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Tele-ER creating easy access to emergency room doctors

Service offered using smartphone, tablet or computer
Posted at 7:35 PM, Feb 04, 2021
and last updated 2021-02-04 19:36:03-05

LAKE WORTH, Fla. — The past 12 months have brought on lots of new ways of practicing medicine.

Ricky Ramirez, a chief nursing officer for West Boca Medical Center, said Tele-ER is a new way to create community access by reaching emergency room physicians without having to come into the actual facility. He said the need became apparent.

"A little disturbing was that we continue to see patients delaying treatment and waiting to be seen in the emergency department, and there is almost irrational fear of coming to the hospital," Ramirez said.

Rick Ramirez, chief nursing officer at West Boca Medical Center
Ricky Ramirez says Tele-ER is helping create community access by reaching emergency room physicians.

Lanie Sherman recently used the service.

"I did have a bug bite," she said. "I was afraid to come to the hospital, but I knew that I needed to be seen, but I called and utilized them because my leg was getting larger and worse, swollen."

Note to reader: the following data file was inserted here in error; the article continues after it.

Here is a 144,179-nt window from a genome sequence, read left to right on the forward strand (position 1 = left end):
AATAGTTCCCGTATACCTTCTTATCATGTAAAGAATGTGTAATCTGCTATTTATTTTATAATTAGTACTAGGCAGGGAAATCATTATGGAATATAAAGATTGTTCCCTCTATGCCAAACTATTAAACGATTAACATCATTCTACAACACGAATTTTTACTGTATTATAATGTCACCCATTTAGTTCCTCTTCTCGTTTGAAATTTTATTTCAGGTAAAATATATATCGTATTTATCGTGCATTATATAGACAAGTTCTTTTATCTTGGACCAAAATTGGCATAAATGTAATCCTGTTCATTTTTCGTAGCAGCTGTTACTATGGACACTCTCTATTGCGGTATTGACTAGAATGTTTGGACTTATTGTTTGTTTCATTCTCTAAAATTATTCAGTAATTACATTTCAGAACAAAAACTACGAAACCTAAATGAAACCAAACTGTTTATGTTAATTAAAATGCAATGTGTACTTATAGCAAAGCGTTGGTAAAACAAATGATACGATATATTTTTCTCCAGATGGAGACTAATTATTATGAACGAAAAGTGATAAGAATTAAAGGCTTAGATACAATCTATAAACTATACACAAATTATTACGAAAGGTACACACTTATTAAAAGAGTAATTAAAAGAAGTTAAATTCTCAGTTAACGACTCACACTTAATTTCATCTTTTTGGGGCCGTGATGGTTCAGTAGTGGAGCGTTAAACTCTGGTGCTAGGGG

She said it saved her the initial exposure, and they guided her on when to go to the hospital after getting on antibiotics.

"I didn't have to go to a big ER. The waiting time was fantastic," Sherman. "I waited maybe five minutes, and I just felt more secure in that environment."

Lanie Sherman
Lanie Sherman recently used Tele-ER after experiencing a bug bite and doctors helped her get antibiotics.

There are times when a digital visit with the doctor may not be enough. It's not a substitute for calling 911.

"If you sign in saying you are having chest pains or difficulty breathing, you are going to be told immediately this isn't for you. Go to the hospital," said Dr. David Sturm, an emergency room physician at Delray Medical Center.

On the flip side, doctors said this new service could save patients unnecessary emergency room visits. They do want it to be used as an evaluation tool.

"People who need refills for high blood pressure or cholesterol medications," he said as an example.

The service is offered 24 hours a day, seven days a week at a couple of off-campus emergency departments associated with the Palm Beach Health Network.

Doctors said the charge for the visit can be billed through insurance and described it as "affordable."

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